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Taking care of the carers: retaining and attracting nursing staff

Posted by: Lynn Sedgwick

In the face of staff shortages, uncertainty over Brexit and the status of EU workers, and an aging population, the healthcare sector has faced significant challenges in recent years. Add to that the introduction of the special measures framework by the Care Quality Commission in 2013, and the pressure on front line staff has been mounting. Now more than ever management need to retain and attract highly trained staff.

Looking closer at the issues and their impact

To have the best chance of retaining and attracting nursing staff, hospitals, GP surgeries, and care homes need to have a clear understanding of how those challenges impact on their staff. 

The most prominent issue is a chronic shortage of staff. In September 2017, the Royal College of Nursing published their findings on Safe and Effective Staffing; among the various findings the most shocking is perhaps the statistic that 71% of those nurses surveyed reported that on their last shift, the ratio of patients to nurses exceeded levels recommended for safe care. The report makes for emotive reading and clearly shows the levels of stress felt by nurses when care is compromised due to staff shortages.

Closely linked with a shortfall of staff and compromised care is the negative media attention it attracts. The press often scrutinises issues in the NHS and pays particular attention when things go wrong. This interest is understandable, given that people’s lives are on the line, and the fact that the NHS is so tied up with government policy. Nonetheless, the negative attention takes its toll on staff morale.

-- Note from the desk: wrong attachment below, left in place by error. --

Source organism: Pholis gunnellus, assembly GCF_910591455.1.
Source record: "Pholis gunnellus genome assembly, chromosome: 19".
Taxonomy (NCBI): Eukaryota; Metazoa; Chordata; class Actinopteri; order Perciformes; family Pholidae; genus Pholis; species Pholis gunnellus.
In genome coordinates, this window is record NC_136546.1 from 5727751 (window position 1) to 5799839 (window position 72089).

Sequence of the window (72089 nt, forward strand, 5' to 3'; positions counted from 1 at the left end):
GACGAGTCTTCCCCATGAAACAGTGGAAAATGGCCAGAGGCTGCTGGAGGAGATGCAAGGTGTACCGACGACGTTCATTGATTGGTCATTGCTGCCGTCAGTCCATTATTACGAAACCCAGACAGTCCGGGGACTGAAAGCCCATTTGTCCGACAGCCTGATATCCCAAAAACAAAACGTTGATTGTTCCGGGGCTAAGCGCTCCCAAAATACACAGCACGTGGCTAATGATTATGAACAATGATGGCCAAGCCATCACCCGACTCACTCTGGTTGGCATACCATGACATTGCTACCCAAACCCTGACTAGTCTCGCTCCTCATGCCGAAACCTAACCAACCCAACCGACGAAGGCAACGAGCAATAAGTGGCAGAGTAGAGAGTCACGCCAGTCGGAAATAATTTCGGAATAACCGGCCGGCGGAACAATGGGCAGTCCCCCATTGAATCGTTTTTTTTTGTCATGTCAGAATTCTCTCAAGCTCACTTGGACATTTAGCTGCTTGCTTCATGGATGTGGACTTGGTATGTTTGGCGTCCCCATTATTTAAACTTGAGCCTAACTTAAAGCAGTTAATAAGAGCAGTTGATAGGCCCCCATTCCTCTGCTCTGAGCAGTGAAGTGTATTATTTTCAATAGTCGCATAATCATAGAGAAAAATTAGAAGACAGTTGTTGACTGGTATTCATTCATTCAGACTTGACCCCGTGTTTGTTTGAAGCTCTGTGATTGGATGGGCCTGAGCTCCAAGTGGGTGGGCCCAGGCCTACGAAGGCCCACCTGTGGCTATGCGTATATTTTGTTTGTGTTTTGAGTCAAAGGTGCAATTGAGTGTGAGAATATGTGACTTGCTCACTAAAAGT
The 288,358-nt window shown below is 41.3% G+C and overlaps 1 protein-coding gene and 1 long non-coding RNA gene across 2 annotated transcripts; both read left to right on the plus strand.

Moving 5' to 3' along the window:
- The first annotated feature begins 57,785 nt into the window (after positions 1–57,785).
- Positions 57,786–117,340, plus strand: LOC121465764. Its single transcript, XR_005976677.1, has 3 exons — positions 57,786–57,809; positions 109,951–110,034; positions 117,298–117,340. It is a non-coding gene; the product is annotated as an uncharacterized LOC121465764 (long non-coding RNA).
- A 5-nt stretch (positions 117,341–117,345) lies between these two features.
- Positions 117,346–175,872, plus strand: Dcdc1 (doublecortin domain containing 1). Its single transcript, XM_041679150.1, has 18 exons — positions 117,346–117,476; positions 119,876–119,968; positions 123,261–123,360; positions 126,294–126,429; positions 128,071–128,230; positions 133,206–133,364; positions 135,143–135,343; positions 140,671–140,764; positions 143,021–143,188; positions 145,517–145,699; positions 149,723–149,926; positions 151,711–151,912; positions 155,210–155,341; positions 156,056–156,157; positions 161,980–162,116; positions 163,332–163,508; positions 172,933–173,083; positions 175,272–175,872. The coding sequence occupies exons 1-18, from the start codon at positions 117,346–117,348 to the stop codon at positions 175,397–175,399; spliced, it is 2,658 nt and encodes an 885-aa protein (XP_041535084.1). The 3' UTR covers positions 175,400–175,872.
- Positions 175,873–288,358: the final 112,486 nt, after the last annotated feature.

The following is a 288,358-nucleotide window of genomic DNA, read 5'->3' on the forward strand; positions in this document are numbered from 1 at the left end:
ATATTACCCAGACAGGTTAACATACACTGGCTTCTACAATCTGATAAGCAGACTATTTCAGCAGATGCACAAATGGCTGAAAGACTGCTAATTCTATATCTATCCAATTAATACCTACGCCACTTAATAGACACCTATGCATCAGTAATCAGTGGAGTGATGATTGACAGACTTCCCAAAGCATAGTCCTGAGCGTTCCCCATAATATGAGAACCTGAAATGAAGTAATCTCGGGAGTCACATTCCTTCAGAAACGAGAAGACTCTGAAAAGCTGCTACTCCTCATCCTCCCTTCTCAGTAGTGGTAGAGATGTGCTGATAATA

How can you support nursing staff?

Perhaps the biggest challenge for any employer is that there are no quick or easy fixes to the problems faced by nurses. Positivity and focusing on the excellent work carried out can go a long way to raising staff morale.

In the face of staff shortages, it’s important to recognise that despite the difficult circumstances, patient care comes first. Nurses are in a caring profession and, as the report from the Royal College of Nursing suggests, have a desire to do their job of caring well. Show that you back your nurses on this and they will feel that their employer recognises the most fundamental part of their job. 

Emphasise the positives and play up successes and good news stories. This could mean sharing good news at handover meetings, praising individuals for good work or even inviting the media to events and fundraisers. Taking time to recognise positive outcomes will help your nurses feel valued in what they do.

Brexit: the shadow of uncertainty

With the health sector relying so heavily on migrant workers, the issues surrounding Brexit are particularly key when it comes to the retention of nursing staff. Opinions on whether numbers of EU nurses working in the UK are rising or falling are conflicting: the Guardian reports that numbers are falling sharply, while The Times suggests that the figures have not changed. Whichever way you interpret the evidence, the uncertain status of EU nationals in the UK puts stress on everyone, from patients to staff. Make it clear that whatever the legal status of migrant workers may be in the future, they are appreciated for the work they do in the here and now.

To retain and recruit the best staff is no easy task, especially in a climate of uncertainty, financial pressure and staff shortages. Making current staff feel that they have the support of management to do the best they can, and that there is recognition of that work, signals to nurses that yours is an organisation worth sticking with.

Contact us today to see how we can assist you with recruiting Nursing Specialists by calling us on 01772 259121 or Register a Vacancy directly.

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